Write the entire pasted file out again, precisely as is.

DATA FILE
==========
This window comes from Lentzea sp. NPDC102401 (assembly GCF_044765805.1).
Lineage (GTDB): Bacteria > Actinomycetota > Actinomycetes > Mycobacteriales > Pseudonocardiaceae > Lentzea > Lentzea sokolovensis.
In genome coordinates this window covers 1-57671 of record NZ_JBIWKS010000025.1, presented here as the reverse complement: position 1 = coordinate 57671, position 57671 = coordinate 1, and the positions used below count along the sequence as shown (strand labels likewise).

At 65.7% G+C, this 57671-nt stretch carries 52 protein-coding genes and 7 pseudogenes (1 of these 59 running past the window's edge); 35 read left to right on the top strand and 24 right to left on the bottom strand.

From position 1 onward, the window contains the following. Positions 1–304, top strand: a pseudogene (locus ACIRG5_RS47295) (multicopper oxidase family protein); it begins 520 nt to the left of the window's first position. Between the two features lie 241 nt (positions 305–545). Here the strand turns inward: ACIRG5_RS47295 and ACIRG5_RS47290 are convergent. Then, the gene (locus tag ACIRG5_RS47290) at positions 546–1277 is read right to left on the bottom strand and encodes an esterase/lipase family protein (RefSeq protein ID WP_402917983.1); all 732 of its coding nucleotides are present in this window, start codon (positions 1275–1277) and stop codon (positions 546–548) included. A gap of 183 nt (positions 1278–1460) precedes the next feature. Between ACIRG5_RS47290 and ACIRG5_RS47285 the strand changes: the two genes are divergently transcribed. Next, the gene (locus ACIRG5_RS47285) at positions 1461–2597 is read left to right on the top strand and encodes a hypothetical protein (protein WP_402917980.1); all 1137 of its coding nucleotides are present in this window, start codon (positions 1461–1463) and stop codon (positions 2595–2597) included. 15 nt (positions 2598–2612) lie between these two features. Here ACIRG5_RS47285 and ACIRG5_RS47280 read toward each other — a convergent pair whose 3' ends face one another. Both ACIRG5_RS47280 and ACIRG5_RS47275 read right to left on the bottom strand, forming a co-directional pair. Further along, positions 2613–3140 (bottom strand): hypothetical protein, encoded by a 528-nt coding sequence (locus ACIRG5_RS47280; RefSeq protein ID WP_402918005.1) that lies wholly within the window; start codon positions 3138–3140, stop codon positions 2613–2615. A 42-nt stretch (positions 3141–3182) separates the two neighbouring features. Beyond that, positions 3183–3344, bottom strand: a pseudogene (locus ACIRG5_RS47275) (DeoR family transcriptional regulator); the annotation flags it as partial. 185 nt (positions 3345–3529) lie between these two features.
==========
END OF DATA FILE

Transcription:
This window comes from Lentzea sp. NPDC102401 (assembly GCF_044765805.1).
Lineage (GTDB): Bacteria > Actinomycetota > Actinomycetes > Mycobacteriales > Pseudonocardiaceae > Lentzea > Lentzea sokolovensis.
In genome coordinates this window covers 1-57671 of record NZ_JBIWKS010000025.1, presented here as the reverse complement: position 1 = coordinate 57671, position 57671 = coordinate 1, and the positions used below count along the sequence as shown (strand labels likewise).

At 65.7% G+C, this 57671-nt stretch carries 52 protein-coding genes and 7 pseudogenes (1 of these 59 running past the window's edge); 35 read left to right on the top strand and 24 right to left on the bottom strand.

From position 1 onward, the window contains the following. Positions 1–304, top strand: a pseudogene (locus ACIRG5_RS47295) (multicopper oxidase family protein); it begins 520 nt to the left of the window's first position. Between the two features lie 241 nt (positions 305–545). Here the strand turns inward: ACIRG5_RS47295 and ACIRG5_RS47290 are convergent. Then, the gene (locus tag ACIRG5_RS47290) at positions 546–1277 is read right to left on the bottom strand and encodes an esterase/lipase family protein (RefSeq protein ID WP_402917983.1); all 732 of its coding nucleotides are present in this window, start codon (positions 1275–1277) and stop codon (positions 546–548) included. A gap of 183 nt (positions 1278–1460) precedes the next feature. Between ACIRG5_RS47290 and ACIRG5_RS47285 the strand changes: the two genes are divergently transcribed. Next, the gene (locus ACIRG5_RS47285) at positions 1461–2597 is read left to right on the top strand and encodes a hypothetical protein (protein WP_402917980.1); all 1137 of its coding nucleotides are present in this window, start codon (positions 1461–1463) and stop codon (positions 2595–2597) included. 15 nt (positions 2598–2612) lie between these two features. Here ACIRG5_RS47285 and ACIRG5_RS47280 read toward each other — a convergent pair whose 3' ends face one another. Both ACIRG5_RS47280 and ACIRG5_RS47275 read right to left on the bottom strand, forming a co-directional pair. Further along, positions 2613–3140 (bottom strand): hypothetical protein, encoded by a 528-nt coding sequence (locus ACIRG5_RS47280; RefSeq protein ID WP_402918005.1) that lies wholly within the window; start codon positions 3138–3140, stop codon positions 2613–2615. A 42-nt stretch (positions 3141–3182) separates the two neighbouring features. Beyond that, positions 3183–3344, bottom strand: a pseudogene (locus ACIRG5_RS47275) (DeoR family transcriptional regulator); the annotation flags it as partial. 185 nt (positions 3345–3529) lie between these two features.